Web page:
Poetry, Songs & Various Writings

The Latent Soul - Greg W

this latent soul sees images of decaying rose pedals falling no where and yet more then free do they fall...

(where are the voices?)

ever growing wearier in deed and wrought with action, they toil, they spin, they move -

as if they promote death, configure they ways of travel.

burnt sign posts; illegible guides -

does this trouble you?

[wondering feet are marching on the edge of fields guarded by burning apathetic scarecrows who smile and doubt. (where are the voices?)]

empty and moist are my efforts alone.






storm clouds slowly smile and wink at me... they laugh and reach thier hands to take ignorant sailors. they snare at me... they mock me. they rumble in laughter as they take the sailors.

shadows walk in uninterupted and steal the sleeping baby.

Jesus, I need your Holy Spirit. I need your help, and your burden.

break me

The Lonely Olive Mill

by Annie Johnson Flint (1866-1932)

Matthew 26:36 — Then cometh Jesus with them unto a place called Gethsemane, and saith unto the disciples, Sit ye here, while I go and pray yonder.

Gethsemane: means "oil-press"; the name of an olive-yard at the foot of the Mount of Olivess, to which Jesus was in the habit of retiring (Luke 22:39) with his disciples, and which is specially memorable as being the scene of his agony.

There’s a peaceful vale in a sunny land
Where the hills keep guard around,
And the soft breeze stirs the olive trees
And the grass that clothes the ground.

And in the hush and solitude
Where even the birds are still,
There stands untended and alone
An ancient olive mill.

Through the long bright day the mill wheel turns
And the fruit is crushed by the stone,
And quietly drips the fragrant oil
In silence and alone.

But somewhere out in the circling hills,
Unseen, unheard, unknown,
The Master of the olive mill
Is mindful of his own.

So many hours the wheel must turn,
And stone on stone must grind,
And then he will come to his olive mill,
His need of oil to find.

He knows how heavy the weight must be,
How long to let it lie,
Ere he can gather the precious oil
And throw the refuse by.

O child of God, are you being crushed
'Neath trial, pain or woe?
No eye to pity, no ear to hear,
No voice to whisper low?

Alone in your Gethsemane,
Christ watches with you there.
He will not suffer one ounce of weight
More than your strength can bear.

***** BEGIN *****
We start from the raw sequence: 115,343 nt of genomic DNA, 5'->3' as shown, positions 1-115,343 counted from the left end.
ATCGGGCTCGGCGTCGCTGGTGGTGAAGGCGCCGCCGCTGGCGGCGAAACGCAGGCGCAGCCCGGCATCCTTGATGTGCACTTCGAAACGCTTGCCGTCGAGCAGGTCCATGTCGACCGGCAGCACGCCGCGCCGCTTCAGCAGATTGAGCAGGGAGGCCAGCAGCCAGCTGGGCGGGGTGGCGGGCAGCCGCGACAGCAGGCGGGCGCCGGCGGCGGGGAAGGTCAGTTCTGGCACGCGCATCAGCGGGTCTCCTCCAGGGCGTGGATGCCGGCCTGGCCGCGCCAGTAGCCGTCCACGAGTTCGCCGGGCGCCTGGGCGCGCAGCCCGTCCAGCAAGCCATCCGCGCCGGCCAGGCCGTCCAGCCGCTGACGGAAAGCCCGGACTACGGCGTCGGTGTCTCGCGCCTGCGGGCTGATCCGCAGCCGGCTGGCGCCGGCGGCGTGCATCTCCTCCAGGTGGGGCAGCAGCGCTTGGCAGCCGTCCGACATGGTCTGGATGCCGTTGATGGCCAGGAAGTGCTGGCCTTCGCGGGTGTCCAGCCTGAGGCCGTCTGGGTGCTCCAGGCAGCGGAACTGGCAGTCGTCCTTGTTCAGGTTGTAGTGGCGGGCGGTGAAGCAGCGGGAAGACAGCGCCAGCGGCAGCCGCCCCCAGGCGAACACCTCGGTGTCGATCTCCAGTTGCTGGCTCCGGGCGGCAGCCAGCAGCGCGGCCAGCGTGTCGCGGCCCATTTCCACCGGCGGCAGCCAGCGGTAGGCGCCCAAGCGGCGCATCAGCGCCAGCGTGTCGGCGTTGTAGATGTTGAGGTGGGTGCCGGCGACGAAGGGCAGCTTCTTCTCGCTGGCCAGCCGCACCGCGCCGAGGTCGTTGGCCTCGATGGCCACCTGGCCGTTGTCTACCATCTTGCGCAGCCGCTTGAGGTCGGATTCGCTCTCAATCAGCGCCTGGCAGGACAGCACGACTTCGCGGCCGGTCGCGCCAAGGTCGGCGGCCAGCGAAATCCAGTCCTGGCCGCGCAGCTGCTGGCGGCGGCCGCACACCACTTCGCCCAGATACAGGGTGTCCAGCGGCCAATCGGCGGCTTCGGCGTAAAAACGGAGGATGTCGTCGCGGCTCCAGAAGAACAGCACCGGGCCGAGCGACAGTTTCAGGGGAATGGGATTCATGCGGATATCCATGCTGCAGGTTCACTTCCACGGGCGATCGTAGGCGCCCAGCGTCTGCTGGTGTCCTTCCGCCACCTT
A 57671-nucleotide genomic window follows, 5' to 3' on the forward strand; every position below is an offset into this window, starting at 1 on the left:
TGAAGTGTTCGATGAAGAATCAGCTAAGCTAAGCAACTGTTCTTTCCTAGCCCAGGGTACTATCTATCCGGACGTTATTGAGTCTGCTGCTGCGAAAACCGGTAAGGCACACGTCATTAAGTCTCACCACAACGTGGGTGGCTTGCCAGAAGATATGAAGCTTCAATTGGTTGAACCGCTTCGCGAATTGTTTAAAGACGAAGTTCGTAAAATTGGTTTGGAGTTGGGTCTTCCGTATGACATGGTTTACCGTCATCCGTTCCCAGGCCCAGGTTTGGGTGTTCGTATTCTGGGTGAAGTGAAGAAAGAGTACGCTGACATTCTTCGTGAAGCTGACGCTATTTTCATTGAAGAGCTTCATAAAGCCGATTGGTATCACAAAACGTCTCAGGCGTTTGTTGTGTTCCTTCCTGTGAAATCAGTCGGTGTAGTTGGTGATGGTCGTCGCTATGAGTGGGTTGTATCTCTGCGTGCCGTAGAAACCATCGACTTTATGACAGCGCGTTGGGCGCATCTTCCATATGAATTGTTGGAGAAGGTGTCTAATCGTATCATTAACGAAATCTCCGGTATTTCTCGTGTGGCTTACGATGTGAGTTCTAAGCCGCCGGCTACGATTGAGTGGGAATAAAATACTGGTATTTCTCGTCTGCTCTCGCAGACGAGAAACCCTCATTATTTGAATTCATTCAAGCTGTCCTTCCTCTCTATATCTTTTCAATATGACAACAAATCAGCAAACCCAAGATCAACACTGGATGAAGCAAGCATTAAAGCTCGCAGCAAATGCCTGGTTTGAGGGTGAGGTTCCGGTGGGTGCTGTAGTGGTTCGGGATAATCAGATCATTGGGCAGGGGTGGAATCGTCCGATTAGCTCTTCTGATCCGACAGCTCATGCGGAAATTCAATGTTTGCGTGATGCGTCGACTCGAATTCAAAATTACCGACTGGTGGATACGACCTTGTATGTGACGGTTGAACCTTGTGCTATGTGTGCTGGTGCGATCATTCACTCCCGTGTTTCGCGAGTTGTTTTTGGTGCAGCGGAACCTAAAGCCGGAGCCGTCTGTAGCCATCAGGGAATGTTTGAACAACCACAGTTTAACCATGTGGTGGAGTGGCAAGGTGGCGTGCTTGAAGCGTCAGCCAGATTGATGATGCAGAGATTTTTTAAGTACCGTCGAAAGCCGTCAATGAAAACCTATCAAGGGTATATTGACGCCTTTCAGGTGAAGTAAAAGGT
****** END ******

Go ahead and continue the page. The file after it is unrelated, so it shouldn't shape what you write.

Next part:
He chasteneth but to purify;
He crusheth but to raise;
In love he worketh his blessed will
To his glory’s endless praise.

In our affliction, afflicted still
He leaveth us not alone;
He will not forget, he will not forsake,
He is mindful of his own.

Short Biography of Annie Johnson Flint

"a pretty, dark-eyed girl, with a clear olive complexion, and long black curls. She was kindhearted, merry and vivacious-a general favorite with the boys and girls at school."

She started teaching the primary class in the same school that she had attended as a girl. According to her contract with the normal school she taught for three years, though early in the second year arthritis began to show itself. She tried several doctors in turn, but it steadily grew worse until it became difficult for her to walk at all, and she had a hard time finishing out the third year. After that she was obliged to give up her work, and there followed three years of increasing helplessness.

The death of both her adopted parents within a few months of each other left the two girls alone again. There was little money in the bank and the twice-orphaned children had come to a real "Red Sea Place" in their lives. It was just then that the faithful Aunt Susie again came to the rescue. She had been in the Sanitarium at Clifton Springs, New York and was convinced that Annie could find help and healing there. Accordingly arrangements were made for Annie to go and she was to have the rent of the house she was leaving for her income.

Picture if you can the hopelessness of Annie's position when she finally received the verdict of the doctors of the Clifton Springs Sanitarium, that henceforth she would be a helpless invalid. Her own parents had been taken from her in childhood, and her foster parents both passed away. Her one sister was very frail and struggling to meet her own situation bravely. Annie was in a condition where she was compelled to be dependent upon the care of others who could not afford to minister to her except as compensated by her. In after years she always stated that her poems were born of the need of others and not from her own need

But God hath promised strength for the day,
Rest for the labor, light for the way,
Grace for the trials, help from above,
Unfailing sympathy, undying love.

In Annie's own notes, her affliction receives little notice. She would have it so. Although crippled, she did not consider herself helpless and that she could do nothing but bemoan her lot.

No one but God and she knew what suffering she endured as the disease became worse with the passing of the years, and new complications developed.